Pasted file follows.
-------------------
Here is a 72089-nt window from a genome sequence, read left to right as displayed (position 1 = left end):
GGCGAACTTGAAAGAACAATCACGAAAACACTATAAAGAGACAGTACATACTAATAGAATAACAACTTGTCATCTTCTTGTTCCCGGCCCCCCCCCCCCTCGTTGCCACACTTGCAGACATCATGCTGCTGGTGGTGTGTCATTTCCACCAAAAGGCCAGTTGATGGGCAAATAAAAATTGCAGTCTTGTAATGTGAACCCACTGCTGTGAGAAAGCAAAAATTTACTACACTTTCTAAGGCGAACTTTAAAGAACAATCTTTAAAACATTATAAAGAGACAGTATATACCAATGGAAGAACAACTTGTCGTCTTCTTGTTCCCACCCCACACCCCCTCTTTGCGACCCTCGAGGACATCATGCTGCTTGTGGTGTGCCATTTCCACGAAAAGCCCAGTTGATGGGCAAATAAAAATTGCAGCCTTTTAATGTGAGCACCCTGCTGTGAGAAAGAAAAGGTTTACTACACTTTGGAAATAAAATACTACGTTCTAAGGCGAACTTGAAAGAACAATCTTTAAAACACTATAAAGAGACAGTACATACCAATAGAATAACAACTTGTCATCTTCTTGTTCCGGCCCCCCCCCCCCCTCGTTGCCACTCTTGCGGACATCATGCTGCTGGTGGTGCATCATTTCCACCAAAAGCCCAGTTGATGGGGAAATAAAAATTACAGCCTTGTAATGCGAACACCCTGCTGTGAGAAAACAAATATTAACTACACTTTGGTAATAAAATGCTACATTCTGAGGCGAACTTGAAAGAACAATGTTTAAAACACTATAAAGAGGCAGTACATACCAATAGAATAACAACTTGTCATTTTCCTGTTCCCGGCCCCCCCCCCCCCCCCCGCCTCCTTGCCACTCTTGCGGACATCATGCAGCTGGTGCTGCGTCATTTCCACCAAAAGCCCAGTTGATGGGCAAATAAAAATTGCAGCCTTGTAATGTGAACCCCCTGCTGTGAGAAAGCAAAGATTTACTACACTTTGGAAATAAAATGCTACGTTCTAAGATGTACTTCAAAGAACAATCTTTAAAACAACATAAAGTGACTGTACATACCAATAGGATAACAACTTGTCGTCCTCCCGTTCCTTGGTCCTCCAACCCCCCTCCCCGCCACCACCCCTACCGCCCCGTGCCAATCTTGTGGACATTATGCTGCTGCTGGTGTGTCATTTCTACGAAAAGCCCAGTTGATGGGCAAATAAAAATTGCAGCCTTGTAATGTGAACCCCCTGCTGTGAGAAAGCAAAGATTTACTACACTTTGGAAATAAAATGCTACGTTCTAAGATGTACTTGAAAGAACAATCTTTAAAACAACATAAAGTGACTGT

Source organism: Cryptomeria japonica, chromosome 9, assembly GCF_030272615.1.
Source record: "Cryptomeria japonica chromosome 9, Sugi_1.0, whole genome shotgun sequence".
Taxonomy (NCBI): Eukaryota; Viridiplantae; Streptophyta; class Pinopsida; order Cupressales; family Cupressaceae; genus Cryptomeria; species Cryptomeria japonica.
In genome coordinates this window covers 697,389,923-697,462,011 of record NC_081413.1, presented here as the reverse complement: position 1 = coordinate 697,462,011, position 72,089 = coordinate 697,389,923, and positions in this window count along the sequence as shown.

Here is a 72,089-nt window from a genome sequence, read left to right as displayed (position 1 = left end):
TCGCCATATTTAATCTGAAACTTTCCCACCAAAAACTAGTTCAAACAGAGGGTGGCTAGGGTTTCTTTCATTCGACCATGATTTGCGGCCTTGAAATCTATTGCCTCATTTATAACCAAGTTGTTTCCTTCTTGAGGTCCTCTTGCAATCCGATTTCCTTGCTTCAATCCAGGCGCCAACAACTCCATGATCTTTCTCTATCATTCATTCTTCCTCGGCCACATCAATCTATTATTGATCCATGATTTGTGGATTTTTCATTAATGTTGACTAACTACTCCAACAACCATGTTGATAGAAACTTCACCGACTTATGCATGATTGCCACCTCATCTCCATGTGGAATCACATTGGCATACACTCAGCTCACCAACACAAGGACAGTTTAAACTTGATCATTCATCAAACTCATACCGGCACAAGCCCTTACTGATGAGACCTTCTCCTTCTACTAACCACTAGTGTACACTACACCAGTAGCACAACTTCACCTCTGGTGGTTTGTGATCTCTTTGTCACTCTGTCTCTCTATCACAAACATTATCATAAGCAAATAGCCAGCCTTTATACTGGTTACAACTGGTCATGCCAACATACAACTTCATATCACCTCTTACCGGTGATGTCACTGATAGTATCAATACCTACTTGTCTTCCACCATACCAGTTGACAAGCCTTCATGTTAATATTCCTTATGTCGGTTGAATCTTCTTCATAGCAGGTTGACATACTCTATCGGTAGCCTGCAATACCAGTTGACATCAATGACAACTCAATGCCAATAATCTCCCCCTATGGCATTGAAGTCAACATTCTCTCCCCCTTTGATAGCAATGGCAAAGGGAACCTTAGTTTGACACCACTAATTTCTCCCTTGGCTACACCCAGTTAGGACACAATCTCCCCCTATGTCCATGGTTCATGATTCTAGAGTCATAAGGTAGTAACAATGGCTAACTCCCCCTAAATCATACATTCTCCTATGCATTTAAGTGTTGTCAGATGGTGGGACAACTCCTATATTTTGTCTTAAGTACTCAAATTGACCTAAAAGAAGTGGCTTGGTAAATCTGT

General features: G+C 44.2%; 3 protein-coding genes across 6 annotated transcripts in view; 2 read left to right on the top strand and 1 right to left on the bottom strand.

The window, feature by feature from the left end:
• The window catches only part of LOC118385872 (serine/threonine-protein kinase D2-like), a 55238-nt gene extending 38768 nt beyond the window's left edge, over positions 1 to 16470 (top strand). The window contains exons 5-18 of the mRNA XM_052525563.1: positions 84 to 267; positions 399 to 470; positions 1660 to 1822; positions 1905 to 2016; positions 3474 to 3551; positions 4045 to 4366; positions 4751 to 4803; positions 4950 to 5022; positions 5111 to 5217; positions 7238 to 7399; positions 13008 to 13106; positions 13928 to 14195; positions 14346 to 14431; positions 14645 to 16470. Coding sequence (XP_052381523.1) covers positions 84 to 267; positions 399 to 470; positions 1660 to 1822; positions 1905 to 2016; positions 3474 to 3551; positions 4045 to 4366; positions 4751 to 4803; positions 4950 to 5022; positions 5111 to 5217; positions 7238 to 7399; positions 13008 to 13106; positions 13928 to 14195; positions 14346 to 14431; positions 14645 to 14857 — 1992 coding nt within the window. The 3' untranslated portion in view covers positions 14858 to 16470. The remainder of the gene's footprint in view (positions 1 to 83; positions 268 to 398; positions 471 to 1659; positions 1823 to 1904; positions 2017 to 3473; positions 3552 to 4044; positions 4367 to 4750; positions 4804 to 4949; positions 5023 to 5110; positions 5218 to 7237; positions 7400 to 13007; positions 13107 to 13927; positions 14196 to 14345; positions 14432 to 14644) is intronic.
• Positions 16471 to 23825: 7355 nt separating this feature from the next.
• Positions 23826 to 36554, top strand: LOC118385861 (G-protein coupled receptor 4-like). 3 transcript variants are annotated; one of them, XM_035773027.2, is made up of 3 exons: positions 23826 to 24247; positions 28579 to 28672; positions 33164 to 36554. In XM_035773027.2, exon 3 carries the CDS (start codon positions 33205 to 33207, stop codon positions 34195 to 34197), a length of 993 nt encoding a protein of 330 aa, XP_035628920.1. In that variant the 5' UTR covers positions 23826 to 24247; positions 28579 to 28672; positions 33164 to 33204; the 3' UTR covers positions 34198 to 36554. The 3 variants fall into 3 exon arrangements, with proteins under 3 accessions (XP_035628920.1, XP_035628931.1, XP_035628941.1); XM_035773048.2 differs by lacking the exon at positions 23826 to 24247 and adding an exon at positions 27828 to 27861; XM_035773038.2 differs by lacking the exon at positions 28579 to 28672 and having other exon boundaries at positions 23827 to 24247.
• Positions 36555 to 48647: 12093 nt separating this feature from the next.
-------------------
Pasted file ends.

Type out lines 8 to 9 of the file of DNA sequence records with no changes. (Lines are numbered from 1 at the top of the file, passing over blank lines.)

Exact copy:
TCGCCATATTTAATCTGAAACTTTCCCACCAAAAACTAGTTCAAACAGAGGGTGGCTAGGGTTTCTTTCATTCGACCATGATTTGCGGCCTTGAAATCTATTGCCTCATTTATAACCAAGTTGTTTCCTTCTTGAGGTCCTCTTGCAATCCGATTTCCTTGCTTCAATCCAGGCGCCAACAACTCCATGATCTTTCTCTATCATTCATTCTTCCTCGGCCACATCAATCTATTATTGATCCATGATTTGTGGATTTTTCATTAATGTTGACTAACTACTCCAACAACCATGTTGATAGAAACTTCACCGACTTATGCATGATTGCCACCTCATCTCCATGTGGAATCACATTGGCATACACTCAGCTCACCAACACAAGGACAGTTTAAACTTGATCATTCATCAAACTCATACCGGCACAAGCCCTTACTGATGAGACCTTCTCCTTCTACTAACCACTAGTGTACACTACACCAGTAGCACAACTTCACCTCTGGTGGTTTGTGATCTCTTTGTCACTCTGTCTCTCTATCACAAACATTATCATAAGCAAATAGCCAGCCTTTATACTGGTTACAACTGGTCATGCCAACATACAACTTCATATCACCTCTTACCGGTGATGTCACTGATAGTATCAATACCTACTTGTCTTCCACCATACCAGTTGACAAGCCTTCATGTTAATATTCCTTATGTCGGTTGAATCTTCTTCATAGCAGGTTGACATACTCTATCGGTAGCCTGCAATACCAGTTGACATCAATGACAACTCAATGCCAATAATCTCCCCCTATGGCATTGAAGTCAACATTCTCTCCCCCTTTGATAGCAATGGCAAAGGGAACCTTAGTTTGACACCACTAATTTCTCCCTTGGCTACACCCAGTTAGGACACAATCTCCCCCTATGTCCATGGTTCATGATTCTAGAGTCATAAGGTAGTAACAATGGCTAACTCCCCCTAAATCATACATTCTCCTATGCATTTAAGTGTTGTCAGATGGTGGGACAACTCCTATATTTTGTCTTAAGTACTCAAATTGACCTAAAAGAAGTGGCTTGGTAAATCTGT

General features: G+C 44.2%; 3 protein-coding genes across 6 annotated transcripts in view; 2 read left to right on the top strand and 1 right to left on the bottom strand.